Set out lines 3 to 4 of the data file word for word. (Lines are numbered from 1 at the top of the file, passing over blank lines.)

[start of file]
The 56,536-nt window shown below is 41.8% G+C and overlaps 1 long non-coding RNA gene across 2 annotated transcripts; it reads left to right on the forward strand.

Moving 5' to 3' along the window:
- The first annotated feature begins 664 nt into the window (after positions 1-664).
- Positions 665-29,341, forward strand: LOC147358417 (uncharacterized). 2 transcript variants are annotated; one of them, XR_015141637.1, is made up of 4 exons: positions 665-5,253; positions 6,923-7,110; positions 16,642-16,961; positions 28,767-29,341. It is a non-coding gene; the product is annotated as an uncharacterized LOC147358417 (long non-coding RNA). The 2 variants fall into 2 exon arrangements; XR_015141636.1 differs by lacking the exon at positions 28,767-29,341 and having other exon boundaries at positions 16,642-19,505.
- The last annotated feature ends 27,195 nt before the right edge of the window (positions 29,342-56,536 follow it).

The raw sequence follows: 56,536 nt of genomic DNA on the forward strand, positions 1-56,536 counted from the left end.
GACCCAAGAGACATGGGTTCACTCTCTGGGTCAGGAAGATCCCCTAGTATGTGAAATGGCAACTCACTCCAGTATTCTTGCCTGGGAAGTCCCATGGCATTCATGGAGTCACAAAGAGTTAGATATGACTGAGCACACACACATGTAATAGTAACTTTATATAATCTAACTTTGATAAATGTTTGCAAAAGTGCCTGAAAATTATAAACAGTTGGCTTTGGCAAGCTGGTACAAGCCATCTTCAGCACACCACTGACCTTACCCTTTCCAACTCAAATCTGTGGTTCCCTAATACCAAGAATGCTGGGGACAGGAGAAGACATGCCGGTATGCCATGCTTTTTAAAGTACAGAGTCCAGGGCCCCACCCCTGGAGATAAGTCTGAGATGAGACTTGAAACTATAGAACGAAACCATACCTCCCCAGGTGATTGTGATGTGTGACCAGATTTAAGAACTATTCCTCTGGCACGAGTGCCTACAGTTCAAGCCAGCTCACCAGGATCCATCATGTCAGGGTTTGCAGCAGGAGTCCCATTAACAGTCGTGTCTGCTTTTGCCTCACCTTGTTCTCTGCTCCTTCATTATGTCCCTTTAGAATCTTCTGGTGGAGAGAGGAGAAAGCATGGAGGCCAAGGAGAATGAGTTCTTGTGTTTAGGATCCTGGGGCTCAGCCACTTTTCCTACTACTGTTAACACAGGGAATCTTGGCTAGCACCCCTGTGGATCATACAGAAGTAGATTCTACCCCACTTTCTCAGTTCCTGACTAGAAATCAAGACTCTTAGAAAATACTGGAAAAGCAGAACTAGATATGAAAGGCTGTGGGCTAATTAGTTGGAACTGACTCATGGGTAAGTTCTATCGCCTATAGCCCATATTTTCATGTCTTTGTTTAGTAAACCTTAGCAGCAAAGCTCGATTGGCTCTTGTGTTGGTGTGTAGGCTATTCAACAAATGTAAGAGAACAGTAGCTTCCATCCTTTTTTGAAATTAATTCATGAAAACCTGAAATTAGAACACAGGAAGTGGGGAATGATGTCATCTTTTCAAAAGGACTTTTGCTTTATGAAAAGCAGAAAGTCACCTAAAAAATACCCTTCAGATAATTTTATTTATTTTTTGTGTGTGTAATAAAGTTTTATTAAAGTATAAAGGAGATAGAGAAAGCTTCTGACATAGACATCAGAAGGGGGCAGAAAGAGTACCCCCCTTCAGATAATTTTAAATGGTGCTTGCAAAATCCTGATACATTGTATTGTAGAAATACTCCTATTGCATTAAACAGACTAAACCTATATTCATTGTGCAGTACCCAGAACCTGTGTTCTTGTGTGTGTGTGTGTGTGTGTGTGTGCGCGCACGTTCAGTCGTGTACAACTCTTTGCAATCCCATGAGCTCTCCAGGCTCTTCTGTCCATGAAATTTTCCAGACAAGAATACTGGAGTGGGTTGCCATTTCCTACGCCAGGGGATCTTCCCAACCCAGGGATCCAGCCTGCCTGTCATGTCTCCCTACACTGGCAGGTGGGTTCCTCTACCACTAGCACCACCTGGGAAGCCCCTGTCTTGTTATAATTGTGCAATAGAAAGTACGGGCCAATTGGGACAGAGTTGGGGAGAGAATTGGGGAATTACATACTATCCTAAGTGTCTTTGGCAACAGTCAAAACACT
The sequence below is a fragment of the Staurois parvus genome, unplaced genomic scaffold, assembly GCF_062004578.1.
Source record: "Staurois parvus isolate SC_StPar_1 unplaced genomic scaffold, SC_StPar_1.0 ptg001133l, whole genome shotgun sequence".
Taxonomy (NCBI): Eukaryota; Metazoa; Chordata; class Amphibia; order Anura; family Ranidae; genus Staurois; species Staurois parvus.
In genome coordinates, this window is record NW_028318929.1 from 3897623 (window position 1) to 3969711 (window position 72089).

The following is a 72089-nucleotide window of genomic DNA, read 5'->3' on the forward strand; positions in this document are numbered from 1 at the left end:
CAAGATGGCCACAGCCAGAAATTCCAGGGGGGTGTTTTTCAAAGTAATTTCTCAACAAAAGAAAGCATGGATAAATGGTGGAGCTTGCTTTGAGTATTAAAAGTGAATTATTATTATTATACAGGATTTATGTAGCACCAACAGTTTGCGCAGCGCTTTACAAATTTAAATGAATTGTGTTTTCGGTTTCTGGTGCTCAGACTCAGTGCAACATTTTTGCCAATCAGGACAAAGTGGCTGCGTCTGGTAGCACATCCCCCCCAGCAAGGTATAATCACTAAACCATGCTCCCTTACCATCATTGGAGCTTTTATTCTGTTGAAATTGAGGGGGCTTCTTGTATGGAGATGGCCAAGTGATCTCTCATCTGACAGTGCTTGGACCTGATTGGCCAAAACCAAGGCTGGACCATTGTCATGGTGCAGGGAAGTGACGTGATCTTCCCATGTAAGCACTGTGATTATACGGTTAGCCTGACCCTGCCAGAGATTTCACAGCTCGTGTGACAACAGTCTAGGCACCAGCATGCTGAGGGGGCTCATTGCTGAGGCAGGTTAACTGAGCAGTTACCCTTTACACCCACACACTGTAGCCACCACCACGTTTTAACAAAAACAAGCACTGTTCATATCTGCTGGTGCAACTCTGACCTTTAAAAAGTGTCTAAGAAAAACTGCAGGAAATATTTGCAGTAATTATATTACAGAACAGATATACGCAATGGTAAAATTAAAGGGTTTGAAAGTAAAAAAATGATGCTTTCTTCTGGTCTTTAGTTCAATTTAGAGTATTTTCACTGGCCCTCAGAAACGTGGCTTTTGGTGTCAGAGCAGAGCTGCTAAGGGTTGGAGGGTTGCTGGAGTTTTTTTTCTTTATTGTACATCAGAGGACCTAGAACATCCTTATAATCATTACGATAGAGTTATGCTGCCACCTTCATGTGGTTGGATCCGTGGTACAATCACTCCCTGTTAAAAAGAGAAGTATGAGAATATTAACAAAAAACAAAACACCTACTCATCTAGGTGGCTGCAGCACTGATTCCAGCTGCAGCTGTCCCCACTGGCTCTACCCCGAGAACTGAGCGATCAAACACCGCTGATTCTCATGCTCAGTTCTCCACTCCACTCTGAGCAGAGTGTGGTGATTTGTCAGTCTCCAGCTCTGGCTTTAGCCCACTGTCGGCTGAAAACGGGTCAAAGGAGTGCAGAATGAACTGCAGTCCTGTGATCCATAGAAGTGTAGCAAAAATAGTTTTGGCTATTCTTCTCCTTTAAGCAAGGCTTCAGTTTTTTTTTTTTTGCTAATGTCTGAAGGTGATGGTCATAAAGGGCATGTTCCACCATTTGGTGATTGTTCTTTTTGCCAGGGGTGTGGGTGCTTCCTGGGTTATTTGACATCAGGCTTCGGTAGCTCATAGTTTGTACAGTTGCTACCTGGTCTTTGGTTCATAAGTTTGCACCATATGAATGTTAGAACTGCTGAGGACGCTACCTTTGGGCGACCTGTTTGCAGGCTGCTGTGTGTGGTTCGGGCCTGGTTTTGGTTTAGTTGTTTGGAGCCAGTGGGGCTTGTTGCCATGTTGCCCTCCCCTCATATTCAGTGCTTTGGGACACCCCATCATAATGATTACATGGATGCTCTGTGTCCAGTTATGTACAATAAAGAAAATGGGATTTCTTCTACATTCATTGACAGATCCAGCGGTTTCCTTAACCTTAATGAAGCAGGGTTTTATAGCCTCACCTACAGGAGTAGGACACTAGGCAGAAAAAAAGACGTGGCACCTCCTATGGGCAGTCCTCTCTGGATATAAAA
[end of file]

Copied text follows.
- The first annotated feature begins 664 nt into the window (after positions 1-664).
- Positions 665-29,341, forward strand: LOC147358417 (uncharacterized). 2 transcript variants are annotated; one of them, XR_015141637.1, is made up of 4 exons: positions 665-5,253; positions 6,923-7,110; positions 16,642-16,961; positions 28,767-29,341. It is a non-coding gene; the product is annotated as an uncharacterized LOC147358417 (long non-coding RNA). The 2 variants fall into 2 exon arrangements; XR_015141636.1 differs by lacking the exon at positions 28,767-29,341 and having other exon boundaries at positions 16,642-19,505.